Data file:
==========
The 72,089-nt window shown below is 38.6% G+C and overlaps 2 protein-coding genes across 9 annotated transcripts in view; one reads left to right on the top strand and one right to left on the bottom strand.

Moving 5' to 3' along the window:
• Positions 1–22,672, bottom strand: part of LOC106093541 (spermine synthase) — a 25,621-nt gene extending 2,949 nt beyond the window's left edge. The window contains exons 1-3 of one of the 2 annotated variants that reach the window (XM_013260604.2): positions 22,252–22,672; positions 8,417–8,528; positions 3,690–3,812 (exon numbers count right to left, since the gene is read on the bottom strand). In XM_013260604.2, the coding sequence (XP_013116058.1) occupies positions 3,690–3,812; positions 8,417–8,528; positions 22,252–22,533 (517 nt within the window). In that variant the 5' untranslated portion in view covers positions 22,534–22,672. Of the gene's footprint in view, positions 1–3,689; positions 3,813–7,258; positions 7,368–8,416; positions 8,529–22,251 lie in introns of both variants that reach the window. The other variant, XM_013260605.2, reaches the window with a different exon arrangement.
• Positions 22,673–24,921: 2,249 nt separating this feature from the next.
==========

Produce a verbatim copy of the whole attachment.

The 72,089-nt window shown below is 38.6% G+C and overlaps 2 protein-coding genes across 9 annotated transcripts in view; one reads left to right on the top strand and one right to left on the bottom strand.

Moving 5' to 3' along the window:
• Positions 1–22,672, bottom strand: part of LOC106093541 (spermine synthase) — a 25,621-nt gene extending 2,949 nt beyond the window's left edge. The window contains exons 1-3 of one of the 2 annotated variants that reach the window (XM_013260604.2): positions 22,252–22,672; positions 8,417–8,528; positions 3,690–3,812 (exon numbers count right to left, since the gene is read on the bottom strand). In XM_013260604.2, the coding sequence (XP_013116058.1) occupies positions 3,690–3,812; positions 8,417–8,528; positions 22,252–22,533 (517 nt within the window). In that variant the 5' untranslated portion in view covers positions 22,534–22,672. Of the gene's footprint in view, positions 1–3,689; positions 3,813–7,258; positions 7,368–8,416; positions 8,529–22,251 lie in introns of both variants that reach the window. The other variant, XM_013260605.2, reaches the window with a different exon arrangement.
• Positions 22,673–24,921: 2,249 nt separating this feature from the next.